Tomatoes grown in your own garden have a flavor that is absolutely transcendent. Growing tomatoes at home, even just one in a pot, is one of life’s true delights and is not to be missed.
If you love garden-fresh tomatoes, you may be willing to try almost anything for earlier ripening, more flavor, or longer lasting crops. Read on to discover everything you need to know about how to successfully grow your own tomatoes.
Our Favorite Tomato Varieties to Grow
- Cherry Tomatoes: Sungold, Sunsugar, Chocolate Cherry, Isis Candy, Snow White, Golden Sweet
- Beefsteak or Large Slicer Tomatoes: Brandywine, Mortgage Lifter, Pineapple, Amana Orange
- Medium Slicer or Salad Tomatoes: Black Krim, Goliath
- Paste Tomatoes: San Marzano, Roma
- Cold-Tolerant Early Tomatoes: Bloody Butcher, Moskovich, Stupice
Sun Exposure & Temperature Requirements for Tomatoes
- Full sun is best—at least 6-8 hours. Full sun conditions allow tomatoes to produce more sugars and flavor compounds and to ripen fruit earlier.
- If your garden area gets less than 6 hours of sun, try smaller cherry tomato varieties for your best chance at success.
- Tomatoes should not be planted out too early. Soil temperature should reach 60°F for several days and nighttime temperatures should be above 50°F for tomatoes to grow successfully. These conditions usually arrive mid-May—best planting time is often around Mother’s Day.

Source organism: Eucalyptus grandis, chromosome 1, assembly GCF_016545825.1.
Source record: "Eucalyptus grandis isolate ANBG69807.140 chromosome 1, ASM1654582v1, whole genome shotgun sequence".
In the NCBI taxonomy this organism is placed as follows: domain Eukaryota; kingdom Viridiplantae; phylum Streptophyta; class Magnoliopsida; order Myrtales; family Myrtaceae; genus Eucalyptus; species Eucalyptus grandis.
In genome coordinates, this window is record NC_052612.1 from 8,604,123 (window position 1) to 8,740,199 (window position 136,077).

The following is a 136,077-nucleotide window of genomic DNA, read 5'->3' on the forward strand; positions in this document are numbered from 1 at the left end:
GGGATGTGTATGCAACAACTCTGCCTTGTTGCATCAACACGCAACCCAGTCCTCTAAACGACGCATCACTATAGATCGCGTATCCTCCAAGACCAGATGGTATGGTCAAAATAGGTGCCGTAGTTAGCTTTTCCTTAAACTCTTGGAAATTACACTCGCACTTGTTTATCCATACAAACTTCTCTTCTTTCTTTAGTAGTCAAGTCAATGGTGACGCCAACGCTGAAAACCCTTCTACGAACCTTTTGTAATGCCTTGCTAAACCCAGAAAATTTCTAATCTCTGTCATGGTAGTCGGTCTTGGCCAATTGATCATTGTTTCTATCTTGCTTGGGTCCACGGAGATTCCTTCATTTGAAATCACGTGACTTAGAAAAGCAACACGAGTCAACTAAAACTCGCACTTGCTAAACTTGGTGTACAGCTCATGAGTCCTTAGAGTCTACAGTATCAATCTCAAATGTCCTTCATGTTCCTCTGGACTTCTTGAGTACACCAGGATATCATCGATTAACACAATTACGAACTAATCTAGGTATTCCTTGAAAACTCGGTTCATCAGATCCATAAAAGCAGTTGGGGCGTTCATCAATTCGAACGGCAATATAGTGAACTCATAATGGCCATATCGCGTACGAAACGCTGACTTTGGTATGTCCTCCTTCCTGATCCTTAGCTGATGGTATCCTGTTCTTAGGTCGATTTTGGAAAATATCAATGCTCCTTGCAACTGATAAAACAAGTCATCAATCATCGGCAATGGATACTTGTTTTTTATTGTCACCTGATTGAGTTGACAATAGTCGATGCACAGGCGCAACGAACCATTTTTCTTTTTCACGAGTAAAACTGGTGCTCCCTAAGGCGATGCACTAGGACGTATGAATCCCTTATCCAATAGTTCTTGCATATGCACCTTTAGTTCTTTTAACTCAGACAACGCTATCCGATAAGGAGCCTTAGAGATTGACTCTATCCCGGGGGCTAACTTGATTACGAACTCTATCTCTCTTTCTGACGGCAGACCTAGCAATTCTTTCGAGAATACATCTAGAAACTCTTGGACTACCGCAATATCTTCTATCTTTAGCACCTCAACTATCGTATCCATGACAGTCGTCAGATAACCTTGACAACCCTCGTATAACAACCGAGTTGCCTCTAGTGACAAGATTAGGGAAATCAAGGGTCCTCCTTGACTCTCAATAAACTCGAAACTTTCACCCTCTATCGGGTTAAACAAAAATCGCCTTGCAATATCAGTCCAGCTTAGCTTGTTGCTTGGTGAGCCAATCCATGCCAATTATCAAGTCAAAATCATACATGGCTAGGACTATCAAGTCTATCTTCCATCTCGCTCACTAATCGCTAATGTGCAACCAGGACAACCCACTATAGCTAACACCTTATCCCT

Planting & Soil Needs for Tomatoes
Growing Tomatoes in the Ground or Raised Beds
- Always amend soil for raised garden beds and in-ground plantings. It is best to add 30–50% compost and other amendments to native soil; use G&B Harvest Supreme Soil Amendment, Malibu Compost, or G&B Soil Building Conditioner. You can also create your own homemade planting mix (see “recipe” below).
- Amendments also become nutrients for microorganisms to feed on after decomposing.
DIY Tomato Planting Mix Recipe
(also great for Peppers, Squash, and Eggplant)
- ½ cup bone meal
- ½ cup dolomite lime
- ¼ cup organic veggie fertilizer
- 1–2 handfuls worm castings
- 1 shovelful G&B Harvest Supreme
Add DIY Tomato Planting Mix to bottom of planting hole and mix with soil and compost. Remove the lowest few leaves from the stem, and plant tomato several inches deeper, burying the main stem to encourage a larger root system.
Growing Tomatoes in Containers
- Premium organic potting soil contains everything you need to grow tomatoes in containers.
- We recommend G&B Organic Potting Soil or Malibu Compost Baby Bu’s Potting Soil. Add worm castings and organic fertilizer; mix together to complete the potting mix.
- Container size: Use a 15-gallon nursery container (holds 2 cu. ft. potting soil) or larger for “indeterminate varieties”. “Determinate varieties” (shorter plants) can be grown in a 5-gallon nursery container (holds almost 1 cu. ft. potting soil) or larger.
How to Fertilize Tomatoes
- Granular or pelletized organic fertilizers are slow-release and provide a complete source of nutrition that keeps the plant productive and soil healthy.
- G&B Tomato, Vegetable & Herb Fertilizer contains 10% calcium, which aids in fruit development.